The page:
The major sticking point between the two sides has been revenue projections — not just for the upcoming fiscal year, which begins July 1, but also for the following two years. Though Gov. Jan Brewer had been unwilling to adopt the Legislature’s more cautious revenue estimates, it appears she had a change of mind.
“The governor agreed to use our revenue numbers,” House Majority Leader Steve Court said.
Multiple sources who have knowledge of the budget negotiations but are not authorized to speak publicly said the budget proposal also includes funding for grade-school reading programs — one of the governor’s priorities — and setting aside money for fiscal years 2014 and 2015, a legislative priority to prepare for the expiration of the one-cent sales tax increase voters approved in 2010.
Senate Majority Whip Frank Antenori said legislative leaders began asking rank-and-file Republicans for feedback on the proposal on April 26.
“Some members have concerns still,” he said. “In order to get their support, they need certain things, and we’ll take that back to the governor’s staff. There’s still a little hammering out (needed), but it’s not much.”
Court said he expects “some fine-tuning.”
“But I can’t imagine it will be a lot of change,” he added.
An overview of the yet-to-be finalized budget showed that total general fund spending will be $8.572 billion in FY13, $8.83 billion in
FY14 and $9.208 billion in FY15.
It also showed that policymakers anticipate cautiously modest revenue increases of at least 5 percent during the next three years.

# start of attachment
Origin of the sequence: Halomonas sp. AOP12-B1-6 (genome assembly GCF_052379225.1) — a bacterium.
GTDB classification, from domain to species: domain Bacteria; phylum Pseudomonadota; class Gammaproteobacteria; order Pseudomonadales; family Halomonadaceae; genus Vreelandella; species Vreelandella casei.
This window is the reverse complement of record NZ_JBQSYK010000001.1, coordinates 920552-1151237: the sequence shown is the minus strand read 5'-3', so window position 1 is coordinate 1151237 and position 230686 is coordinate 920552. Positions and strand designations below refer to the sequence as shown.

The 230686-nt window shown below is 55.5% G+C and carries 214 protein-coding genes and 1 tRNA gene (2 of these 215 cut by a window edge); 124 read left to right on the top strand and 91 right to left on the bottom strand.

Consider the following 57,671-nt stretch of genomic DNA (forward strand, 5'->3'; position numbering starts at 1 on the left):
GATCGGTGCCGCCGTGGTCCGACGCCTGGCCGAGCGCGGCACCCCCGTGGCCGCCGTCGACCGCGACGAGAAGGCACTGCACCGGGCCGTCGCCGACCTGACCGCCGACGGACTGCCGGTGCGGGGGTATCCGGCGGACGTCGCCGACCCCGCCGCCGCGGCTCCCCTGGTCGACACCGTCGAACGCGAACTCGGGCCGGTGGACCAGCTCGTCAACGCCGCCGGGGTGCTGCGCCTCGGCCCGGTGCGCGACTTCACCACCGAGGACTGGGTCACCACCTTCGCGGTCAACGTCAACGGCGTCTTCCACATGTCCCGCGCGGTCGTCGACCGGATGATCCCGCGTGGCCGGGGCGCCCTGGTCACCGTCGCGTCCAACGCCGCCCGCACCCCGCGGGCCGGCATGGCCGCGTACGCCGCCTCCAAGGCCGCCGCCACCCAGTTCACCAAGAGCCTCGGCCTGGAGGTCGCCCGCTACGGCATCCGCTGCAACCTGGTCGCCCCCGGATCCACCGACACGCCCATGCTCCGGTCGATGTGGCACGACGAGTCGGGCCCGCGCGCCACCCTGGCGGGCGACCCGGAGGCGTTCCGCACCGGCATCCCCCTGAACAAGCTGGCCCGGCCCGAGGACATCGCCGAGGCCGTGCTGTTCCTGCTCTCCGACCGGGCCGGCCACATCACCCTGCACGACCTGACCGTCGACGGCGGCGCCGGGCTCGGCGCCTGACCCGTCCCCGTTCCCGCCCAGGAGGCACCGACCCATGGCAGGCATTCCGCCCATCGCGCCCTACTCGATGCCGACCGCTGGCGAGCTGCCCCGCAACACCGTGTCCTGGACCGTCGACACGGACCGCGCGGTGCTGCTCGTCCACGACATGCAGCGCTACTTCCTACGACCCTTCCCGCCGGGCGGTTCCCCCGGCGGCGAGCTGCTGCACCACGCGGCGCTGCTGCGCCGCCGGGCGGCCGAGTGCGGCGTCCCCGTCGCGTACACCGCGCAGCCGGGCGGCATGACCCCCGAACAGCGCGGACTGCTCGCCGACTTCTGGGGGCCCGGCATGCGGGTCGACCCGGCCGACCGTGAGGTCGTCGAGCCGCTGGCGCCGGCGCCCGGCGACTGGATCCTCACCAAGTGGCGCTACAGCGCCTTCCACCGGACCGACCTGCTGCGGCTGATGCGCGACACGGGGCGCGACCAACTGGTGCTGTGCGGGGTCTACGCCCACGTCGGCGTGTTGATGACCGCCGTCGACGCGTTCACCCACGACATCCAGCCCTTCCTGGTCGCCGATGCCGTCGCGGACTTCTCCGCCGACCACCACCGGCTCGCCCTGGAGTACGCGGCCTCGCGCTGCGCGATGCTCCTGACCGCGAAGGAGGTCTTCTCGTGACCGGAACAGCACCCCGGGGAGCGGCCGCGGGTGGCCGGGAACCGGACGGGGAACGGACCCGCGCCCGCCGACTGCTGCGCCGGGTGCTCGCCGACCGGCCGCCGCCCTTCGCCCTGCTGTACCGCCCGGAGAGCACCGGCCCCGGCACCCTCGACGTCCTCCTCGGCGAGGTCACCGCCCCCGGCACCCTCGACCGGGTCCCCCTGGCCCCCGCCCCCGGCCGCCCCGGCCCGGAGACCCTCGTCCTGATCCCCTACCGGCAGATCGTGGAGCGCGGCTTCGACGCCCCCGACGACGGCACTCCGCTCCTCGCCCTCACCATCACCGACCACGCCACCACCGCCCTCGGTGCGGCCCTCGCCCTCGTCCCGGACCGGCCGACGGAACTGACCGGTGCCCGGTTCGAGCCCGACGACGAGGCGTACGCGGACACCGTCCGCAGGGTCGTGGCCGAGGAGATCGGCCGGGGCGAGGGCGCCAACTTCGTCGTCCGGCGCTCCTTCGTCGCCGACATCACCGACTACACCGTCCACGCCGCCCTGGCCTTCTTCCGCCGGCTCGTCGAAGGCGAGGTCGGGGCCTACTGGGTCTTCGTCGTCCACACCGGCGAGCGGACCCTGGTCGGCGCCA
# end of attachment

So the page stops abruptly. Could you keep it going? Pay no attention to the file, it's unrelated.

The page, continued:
Other budget components include:
• $450 million deposit to the rainy day fund.
• $40 million for a K-3 reading program, along with accountability measures and performance requirements.
• $12 million for K-12 building renewal.
• $6 million for the Phoenix medical school.
• $7 million for the Office of Tourism, though the statutory funding formula for the office will be repealed.
The agreement in principle with Brewer’s office comes a little more than a week after talks appeared to be at an impasse after the governor told legislative leaders that she would veto any legislation they sent to her until work on the budget was completed.
The breakdown in budget talks prompted Republicans to begin negotiating with legislative Democrats, who last month released a spending plan that they touted as being more fiscally conservative than either Brewer’s or the one backed earlier in the year by Republicans.
But those talks ended April 24.
“We were trying to make a budget that was good for the state,” said House Minority Leader Chad Campbell. “We gave them our final offer, and it is what it is.”
He said the two sides were “still fairly far apart” after the April 24 meeting ended.
The cornerstone of the Democratic plan was that it left the state with a smaller estimated deficit in fiscal 2015 than either the legislative Republican or gubernatorial proposals. Campbell said he wasn’t surprised that Brewer accepted the Legislature’s revenue outlook, even if doing so meant giving in on government spending she had advocated for.
“If the governor caved again — which seems to be common for her at this point — it’s the latest in a long line of decisions that leave Arizonans wanting more,” Campbell said. “I’m dying to see how she closed the gap so quickly without caving in on everything she said she believed in.”